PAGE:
Controversial stand-up Henry McHenry (Adam Driver) and his opera singer wife Ann (Marion Cotillard) seem to have it all – the talent, the fame and the fortune – which is further emphasised when Ann gives birth to their daughter, Annette. However, Henry’s increasing resentment of Ann’s increasing success as well as her suspicions about Henry’s true nature result in tragedy. Afterwards, Annette begins to sing in her mother’s voice, giving Henry the idea to promote Annette as a singing sensation in order to profit from her talent. Along with Ann’s former accompanist (Simon Helberg), Henry and Annette go on worldwide tours, but Henry’s past soon comes back to haunt him.

Making his English-language debut, director Leos Carax provides a visually-stunning, stylised approach to the narrative that embraces the artificiality of the musical format whilst not sidelining the plot or characterisation. Sequences such as the fateful confrontation between Henry and Ann  as well as Henry’s subsequent questioning by the police manage to balance combining theatrical conventions with more naturalistic narrative developments without any obvious seams showing. Carax’s most inspired creative decision is to portray Annette as a wooden marionette for most of her screen time, succinctly representing how she is used by Henry in order to further his own career. In addition, the well-written songs composed by Sparks help to convey the narrative beats and character development without ever seeming gratuitous – the inclusion of Annette’s burgeoning stardom further helps to justify their inclusion in the film.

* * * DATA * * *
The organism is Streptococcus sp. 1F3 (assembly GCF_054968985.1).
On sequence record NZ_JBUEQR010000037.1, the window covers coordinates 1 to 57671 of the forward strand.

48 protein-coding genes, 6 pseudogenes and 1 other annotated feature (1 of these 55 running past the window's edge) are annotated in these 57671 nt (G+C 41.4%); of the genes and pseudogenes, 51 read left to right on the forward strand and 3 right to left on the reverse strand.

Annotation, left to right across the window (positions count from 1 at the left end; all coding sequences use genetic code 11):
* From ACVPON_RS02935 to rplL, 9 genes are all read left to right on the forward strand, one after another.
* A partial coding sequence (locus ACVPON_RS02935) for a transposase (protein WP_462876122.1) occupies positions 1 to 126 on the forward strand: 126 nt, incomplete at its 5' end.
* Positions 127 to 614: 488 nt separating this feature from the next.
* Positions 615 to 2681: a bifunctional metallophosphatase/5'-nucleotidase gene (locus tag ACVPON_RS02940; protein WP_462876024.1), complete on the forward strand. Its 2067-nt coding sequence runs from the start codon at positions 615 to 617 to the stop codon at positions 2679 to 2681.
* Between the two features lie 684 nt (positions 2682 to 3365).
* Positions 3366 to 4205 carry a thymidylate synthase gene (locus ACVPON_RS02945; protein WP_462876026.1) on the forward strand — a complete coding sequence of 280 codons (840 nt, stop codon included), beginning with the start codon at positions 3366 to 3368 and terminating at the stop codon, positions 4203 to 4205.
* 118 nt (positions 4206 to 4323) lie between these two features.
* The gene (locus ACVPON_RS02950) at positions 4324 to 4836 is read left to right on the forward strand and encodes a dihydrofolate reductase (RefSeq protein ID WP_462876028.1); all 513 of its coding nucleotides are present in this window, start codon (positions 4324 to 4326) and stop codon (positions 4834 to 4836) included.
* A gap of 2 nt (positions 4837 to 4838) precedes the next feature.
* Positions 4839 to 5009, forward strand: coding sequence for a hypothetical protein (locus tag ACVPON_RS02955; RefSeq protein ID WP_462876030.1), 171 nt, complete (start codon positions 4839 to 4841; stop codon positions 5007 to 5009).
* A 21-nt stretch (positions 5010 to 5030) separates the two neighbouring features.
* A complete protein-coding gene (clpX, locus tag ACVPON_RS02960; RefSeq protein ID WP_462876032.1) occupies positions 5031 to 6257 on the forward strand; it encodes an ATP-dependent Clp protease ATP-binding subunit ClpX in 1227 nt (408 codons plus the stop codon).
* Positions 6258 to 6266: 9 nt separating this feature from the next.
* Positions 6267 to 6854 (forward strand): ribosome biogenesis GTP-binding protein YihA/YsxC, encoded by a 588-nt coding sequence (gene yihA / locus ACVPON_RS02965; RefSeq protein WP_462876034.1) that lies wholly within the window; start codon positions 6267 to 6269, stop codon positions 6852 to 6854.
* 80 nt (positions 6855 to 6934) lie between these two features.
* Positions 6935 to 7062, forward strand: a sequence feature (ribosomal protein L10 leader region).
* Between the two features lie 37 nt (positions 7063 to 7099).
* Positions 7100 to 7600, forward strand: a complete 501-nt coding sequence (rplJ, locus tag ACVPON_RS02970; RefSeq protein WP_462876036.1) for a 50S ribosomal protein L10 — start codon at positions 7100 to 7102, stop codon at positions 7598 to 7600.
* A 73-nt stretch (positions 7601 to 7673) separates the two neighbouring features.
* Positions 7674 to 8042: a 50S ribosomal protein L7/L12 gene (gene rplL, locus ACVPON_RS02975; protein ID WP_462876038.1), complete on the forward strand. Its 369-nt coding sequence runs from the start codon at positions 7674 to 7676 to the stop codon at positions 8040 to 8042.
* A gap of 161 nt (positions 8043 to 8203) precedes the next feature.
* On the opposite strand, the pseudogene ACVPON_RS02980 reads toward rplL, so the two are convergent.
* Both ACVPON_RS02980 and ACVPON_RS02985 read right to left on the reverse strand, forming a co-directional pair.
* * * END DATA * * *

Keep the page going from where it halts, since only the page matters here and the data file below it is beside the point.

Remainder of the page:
Driver provides an impressively driven performance as Henry, not only capturing the character’s early prowess as a shock comedian but also how his jealousy at his wife’s success manifests itself in not only his murderous impulses, but also his Svengali-like need to exploit Annette’s singing talent. However, he doesn’t fall into the trap of making Henry a two-dimensional villainous caricature, with his final scene with Annette highlighting his regret at his actions and showing his love for his daughter. Likewise, Cotillard also impresses in her brief role as Ann, making the most of limited screen time to make her character seem fleshed out through her convincing realisation of her fears about Henry, which feel especially relevant in a post #MeToo age. However, it is Helberg who surprises the most in his mastering of the unnamed Accompanist’s nuanced characterisation, from his lingering love for Ann to being complicit in Henry’s exploitation of Annette until he reaches breaking point.

Annette works as an operatic fable about the twin prices of greed and fame that skilfully combines a heavily stylised mise en scène with a thematically darker narrative and characterisation without either approach jarring or clashing. Both Carax and Driver show why they are the most impressive talents working in film today.

Available to stream on MUBI